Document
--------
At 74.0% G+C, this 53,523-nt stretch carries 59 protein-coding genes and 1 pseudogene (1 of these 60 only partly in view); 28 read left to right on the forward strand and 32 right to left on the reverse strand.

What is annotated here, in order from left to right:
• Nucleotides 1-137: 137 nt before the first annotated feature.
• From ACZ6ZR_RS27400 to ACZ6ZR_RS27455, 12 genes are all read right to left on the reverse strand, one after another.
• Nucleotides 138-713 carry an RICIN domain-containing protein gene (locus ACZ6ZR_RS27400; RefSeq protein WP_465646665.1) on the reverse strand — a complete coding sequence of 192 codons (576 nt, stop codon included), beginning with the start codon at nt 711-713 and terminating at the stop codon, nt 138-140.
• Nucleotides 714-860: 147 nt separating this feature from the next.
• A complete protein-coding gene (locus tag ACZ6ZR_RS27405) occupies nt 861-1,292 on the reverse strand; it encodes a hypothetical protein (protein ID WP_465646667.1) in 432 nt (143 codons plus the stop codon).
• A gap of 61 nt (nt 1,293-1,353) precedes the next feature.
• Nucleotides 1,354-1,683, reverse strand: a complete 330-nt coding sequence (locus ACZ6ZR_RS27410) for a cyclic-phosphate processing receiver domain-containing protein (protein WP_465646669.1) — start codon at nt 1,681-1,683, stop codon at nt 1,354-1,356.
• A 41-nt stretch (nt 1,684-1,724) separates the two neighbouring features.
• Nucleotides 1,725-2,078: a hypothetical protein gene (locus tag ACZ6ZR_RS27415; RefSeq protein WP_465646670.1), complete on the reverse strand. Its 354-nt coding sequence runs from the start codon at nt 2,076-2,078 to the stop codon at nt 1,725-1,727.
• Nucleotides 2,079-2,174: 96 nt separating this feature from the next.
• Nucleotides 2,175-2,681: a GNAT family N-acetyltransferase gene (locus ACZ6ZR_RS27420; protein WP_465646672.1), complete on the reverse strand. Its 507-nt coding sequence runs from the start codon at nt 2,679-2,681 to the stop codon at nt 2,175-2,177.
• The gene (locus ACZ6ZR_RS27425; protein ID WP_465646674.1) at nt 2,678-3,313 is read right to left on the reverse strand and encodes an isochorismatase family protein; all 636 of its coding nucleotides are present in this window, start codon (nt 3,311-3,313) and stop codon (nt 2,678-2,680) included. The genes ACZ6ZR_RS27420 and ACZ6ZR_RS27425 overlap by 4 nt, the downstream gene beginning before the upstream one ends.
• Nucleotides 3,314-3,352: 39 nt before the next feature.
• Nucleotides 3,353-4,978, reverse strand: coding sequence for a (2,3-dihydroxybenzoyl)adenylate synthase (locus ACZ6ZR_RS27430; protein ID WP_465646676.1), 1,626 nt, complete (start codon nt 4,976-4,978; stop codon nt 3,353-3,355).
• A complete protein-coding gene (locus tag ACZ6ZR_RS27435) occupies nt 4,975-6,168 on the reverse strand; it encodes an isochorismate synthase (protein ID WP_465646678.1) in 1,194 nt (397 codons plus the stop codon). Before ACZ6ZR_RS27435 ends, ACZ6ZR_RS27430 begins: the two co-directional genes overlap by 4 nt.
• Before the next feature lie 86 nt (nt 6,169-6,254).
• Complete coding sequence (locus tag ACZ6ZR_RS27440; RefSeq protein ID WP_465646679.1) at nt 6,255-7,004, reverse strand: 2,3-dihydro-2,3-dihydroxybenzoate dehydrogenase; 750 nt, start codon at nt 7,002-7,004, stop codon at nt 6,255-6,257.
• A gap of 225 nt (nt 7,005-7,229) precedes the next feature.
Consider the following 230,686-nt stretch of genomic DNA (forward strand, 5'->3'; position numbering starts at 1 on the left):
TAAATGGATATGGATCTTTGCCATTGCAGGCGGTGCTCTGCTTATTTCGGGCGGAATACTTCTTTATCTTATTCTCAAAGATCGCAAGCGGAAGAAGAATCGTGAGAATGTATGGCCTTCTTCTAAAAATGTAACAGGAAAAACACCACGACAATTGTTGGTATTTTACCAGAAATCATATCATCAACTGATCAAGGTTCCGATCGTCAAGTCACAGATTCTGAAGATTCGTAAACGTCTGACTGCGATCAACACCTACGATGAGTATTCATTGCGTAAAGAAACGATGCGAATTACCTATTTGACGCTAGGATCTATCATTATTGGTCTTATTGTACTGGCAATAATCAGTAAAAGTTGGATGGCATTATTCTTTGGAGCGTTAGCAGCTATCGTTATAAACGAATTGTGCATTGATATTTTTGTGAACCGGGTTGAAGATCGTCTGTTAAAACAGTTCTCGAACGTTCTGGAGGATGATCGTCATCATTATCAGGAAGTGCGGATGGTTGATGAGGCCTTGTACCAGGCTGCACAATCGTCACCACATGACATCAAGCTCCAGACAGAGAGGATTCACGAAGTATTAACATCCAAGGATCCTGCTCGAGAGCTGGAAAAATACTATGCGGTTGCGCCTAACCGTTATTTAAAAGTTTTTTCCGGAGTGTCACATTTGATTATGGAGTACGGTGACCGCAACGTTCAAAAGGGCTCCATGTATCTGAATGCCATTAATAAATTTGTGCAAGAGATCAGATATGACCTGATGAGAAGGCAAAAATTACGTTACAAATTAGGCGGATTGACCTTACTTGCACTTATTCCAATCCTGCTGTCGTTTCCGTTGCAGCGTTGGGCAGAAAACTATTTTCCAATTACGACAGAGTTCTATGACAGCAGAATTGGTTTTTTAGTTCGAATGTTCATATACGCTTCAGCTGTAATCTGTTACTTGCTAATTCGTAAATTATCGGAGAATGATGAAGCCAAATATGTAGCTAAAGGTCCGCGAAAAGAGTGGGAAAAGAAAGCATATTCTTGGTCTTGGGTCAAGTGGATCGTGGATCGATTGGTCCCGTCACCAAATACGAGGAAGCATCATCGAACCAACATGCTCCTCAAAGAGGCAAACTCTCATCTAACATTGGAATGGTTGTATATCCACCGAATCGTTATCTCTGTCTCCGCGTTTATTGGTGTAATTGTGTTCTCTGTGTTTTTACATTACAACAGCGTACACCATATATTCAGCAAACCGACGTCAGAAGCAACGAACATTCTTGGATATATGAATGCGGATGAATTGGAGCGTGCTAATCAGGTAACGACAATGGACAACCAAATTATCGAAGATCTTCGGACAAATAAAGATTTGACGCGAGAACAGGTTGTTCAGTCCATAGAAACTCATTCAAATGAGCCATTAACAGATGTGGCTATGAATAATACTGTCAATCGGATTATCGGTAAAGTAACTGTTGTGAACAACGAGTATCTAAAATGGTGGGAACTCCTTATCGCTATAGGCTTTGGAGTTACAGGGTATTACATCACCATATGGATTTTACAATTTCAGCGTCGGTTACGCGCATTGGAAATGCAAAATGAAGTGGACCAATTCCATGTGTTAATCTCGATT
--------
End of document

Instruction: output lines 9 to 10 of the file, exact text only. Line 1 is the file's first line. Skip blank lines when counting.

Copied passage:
• Nucleotides 1,354-1,683, reverse strand: a complete 330-nt coding sequence (locus ACZ6ZR_RS27410) for a cyclic-phosphate processing receiver domain-containing protein (protein WP_465646669.1) — start codon at nt 1,681-1,683, stop codon at nt 1,354-1,356.
• A 41-nt stretch (nt 1,684-1,724) separates the two neighbouring features.